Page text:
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Russia - Latin America
In early 1996, Foreign Minister Primakov traveled to Cuba and other Latin American states to indicate Russia's determination to expand ties in the region. In March 1996, Russia and Colombia announced an agreement on the supply of Russian small arms and ammunition. Seeking to restore ties with Nicaragua, Russia agreed in April 1996 to cancel the bulk of that nation's debt (US$3.4 billion) to the former Soviet Union.
The January 1993 draft foreign policy concept viewed relations with Latin America as particularly important for Russia's economic development. Russia saw the Latin American countries, particularly Argentina, Brazil, and Mexico, as a source of low-price food and other goods for the Russian market, as a source of mutually beneficial technological cooperation, and as a market for arms. The 1993 concept called for establishing and consolidating ties with regional organizations such as the Organization of American States, in which Russia is a permanent observer. The concept was vague about relations with Cuba, Nicaragua, El Salvador, and Guatemala, and it avoided mention of Soviet-era support for Marxist-Leninist ideological movements in those states.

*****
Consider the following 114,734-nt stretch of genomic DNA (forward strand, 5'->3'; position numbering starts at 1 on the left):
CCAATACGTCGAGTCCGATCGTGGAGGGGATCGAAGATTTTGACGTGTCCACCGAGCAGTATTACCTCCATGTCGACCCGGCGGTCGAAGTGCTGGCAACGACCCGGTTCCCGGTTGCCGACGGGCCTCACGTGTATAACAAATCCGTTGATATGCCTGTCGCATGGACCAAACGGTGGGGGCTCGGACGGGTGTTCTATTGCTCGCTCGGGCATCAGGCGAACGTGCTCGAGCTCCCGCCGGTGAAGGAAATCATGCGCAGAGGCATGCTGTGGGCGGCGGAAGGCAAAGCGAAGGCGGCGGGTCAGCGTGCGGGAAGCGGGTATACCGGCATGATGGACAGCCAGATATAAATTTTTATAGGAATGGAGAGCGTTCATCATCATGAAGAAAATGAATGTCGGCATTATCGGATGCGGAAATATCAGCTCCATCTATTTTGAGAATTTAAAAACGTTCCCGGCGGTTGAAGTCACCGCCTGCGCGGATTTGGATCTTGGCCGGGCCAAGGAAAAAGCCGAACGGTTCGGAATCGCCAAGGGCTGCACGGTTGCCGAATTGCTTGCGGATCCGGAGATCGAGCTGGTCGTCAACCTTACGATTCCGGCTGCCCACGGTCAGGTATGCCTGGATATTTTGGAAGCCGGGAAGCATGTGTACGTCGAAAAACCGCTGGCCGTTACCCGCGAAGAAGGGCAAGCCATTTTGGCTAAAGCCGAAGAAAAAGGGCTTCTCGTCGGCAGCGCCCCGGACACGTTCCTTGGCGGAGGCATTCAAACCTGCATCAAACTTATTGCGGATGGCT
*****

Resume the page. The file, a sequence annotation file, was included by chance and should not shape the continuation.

The main bases of Soviet involvement in Latin America were Cuba and Nicaragua, but the Soviet Union also attempted some involvement in Peru and Grenada. The Soviet Union placed military and intelligence facilities in Cuba to spy on the United States. It also supported Cuba as an attractive and successful model of Latin American socialism that would induce other countries to move into the same sphere and become export bases for ideology. In 1962 Khrushchev attempted to redress Soviet strategic nuclear inferiority by surreptitiously placing intermediate-range nuclear missiles in Cuba. The resulting crisis brought the United States and the Soviet Union to the brink of war. Although tensions over Cuba subsided considerably in the decades that followed, Cuba remained an important Soviet outpost until the Gorbachev regime began substantially cutting aid in the late 1980s. The other potential outpost of communism in Latin America, Nicaragua, was lost when a free election rejected the procommunist Sandinista Party in 1990. Meanwhile, Soviet purchases of grain and other goods from Latin America slumped severely in the decade before the breakup of the Soviet Union and thereafter because of the Soviet Union's inability to pay in hard currency (see Glossary).
In the first post-Soviet years, the Russian government received criticism from nationalist factions for declining trade and lax diplomacy with Latin America. In 1993 commercial activity recovered somewhat as Brazil and Russia concluded a trade agreement that was worth about US$2 billion and included arms purchases by Brazil. In 1994 Vladimir Shumeyko, speaker of the Federation Council, Russia's upper legislative chamber, toured Argentina, Brazil, Chile, Ecuador, and Venezuela. Many Russians urged restored ties with Cuba, Nicaragua, and Peru in order to persuade those states to pay back Soviet-era loans. Some of the many Latin American students who had benefited from the Soviet Union's large student-exchange program also began to seek new entrepreneurial and cultural contacts with Russia on behalf of their native countries. In 1994 Russia cooperated with the United States by supporting a United States-led international intervention force in Haiti.